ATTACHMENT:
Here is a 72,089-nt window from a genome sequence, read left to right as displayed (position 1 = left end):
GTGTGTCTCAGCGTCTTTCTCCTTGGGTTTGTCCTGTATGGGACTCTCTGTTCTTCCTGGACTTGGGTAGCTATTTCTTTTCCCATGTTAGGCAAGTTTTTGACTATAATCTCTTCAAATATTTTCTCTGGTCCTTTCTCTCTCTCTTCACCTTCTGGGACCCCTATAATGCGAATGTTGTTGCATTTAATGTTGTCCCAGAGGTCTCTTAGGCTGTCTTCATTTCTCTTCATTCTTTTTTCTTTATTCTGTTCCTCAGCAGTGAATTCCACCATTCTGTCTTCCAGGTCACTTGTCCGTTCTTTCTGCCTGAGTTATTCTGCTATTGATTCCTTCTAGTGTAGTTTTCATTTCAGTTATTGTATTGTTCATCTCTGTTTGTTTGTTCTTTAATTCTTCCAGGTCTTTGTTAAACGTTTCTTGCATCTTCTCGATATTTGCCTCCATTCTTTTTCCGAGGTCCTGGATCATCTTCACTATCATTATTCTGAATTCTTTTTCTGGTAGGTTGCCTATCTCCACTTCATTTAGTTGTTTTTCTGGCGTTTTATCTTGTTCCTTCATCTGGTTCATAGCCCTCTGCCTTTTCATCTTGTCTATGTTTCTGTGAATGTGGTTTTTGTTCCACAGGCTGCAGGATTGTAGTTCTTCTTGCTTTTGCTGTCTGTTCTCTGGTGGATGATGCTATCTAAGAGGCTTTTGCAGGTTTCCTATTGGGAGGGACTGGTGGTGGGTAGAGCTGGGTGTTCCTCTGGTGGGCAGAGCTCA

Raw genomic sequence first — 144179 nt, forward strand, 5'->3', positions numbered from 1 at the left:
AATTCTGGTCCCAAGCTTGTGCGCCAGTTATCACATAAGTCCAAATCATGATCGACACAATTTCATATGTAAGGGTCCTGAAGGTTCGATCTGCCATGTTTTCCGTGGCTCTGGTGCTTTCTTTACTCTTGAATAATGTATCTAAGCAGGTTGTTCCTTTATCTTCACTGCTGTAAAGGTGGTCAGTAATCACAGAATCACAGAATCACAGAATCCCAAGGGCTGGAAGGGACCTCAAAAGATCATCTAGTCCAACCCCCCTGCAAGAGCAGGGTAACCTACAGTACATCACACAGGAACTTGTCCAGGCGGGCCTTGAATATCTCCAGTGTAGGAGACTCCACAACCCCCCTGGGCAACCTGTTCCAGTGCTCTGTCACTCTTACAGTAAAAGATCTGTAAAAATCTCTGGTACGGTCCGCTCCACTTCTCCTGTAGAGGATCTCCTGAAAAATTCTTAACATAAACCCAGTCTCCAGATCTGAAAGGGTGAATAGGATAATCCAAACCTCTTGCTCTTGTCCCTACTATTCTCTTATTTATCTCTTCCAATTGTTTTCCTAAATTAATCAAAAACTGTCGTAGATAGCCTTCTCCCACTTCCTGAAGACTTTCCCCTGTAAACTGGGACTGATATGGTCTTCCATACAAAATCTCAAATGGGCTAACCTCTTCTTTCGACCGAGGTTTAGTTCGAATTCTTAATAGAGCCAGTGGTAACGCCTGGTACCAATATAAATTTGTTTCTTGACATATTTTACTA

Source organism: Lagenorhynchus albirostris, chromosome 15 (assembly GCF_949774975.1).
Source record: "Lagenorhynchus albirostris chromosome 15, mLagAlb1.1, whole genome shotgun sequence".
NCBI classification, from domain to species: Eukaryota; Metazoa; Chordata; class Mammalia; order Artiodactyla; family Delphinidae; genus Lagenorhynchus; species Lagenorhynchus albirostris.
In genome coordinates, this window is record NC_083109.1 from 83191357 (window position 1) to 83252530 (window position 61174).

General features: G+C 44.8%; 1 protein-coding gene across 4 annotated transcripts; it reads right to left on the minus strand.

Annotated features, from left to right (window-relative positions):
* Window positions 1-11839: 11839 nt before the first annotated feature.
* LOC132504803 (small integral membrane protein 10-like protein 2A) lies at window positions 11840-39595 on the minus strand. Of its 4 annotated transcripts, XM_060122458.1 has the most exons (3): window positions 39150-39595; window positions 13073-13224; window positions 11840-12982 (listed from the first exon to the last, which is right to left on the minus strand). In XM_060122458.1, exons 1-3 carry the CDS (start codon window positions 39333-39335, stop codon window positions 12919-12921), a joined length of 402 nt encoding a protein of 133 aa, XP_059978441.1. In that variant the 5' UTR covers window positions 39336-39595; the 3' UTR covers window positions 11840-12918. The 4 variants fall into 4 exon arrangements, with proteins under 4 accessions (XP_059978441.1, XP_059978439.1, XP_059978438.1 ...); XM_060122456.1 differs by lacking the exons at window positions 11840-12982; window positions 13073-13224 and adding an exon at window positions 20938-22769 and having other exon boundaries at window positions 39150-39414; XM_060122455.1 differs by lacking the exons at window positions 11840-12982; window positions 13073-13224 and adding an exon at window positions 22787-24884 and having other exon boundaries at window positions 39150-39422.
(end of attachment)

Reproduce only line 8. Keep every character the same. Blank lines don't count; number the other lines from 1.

In genome coordinates, this window is record NC_083109.1 from 83191357 (window position 1) to 83252530 (window position 61174).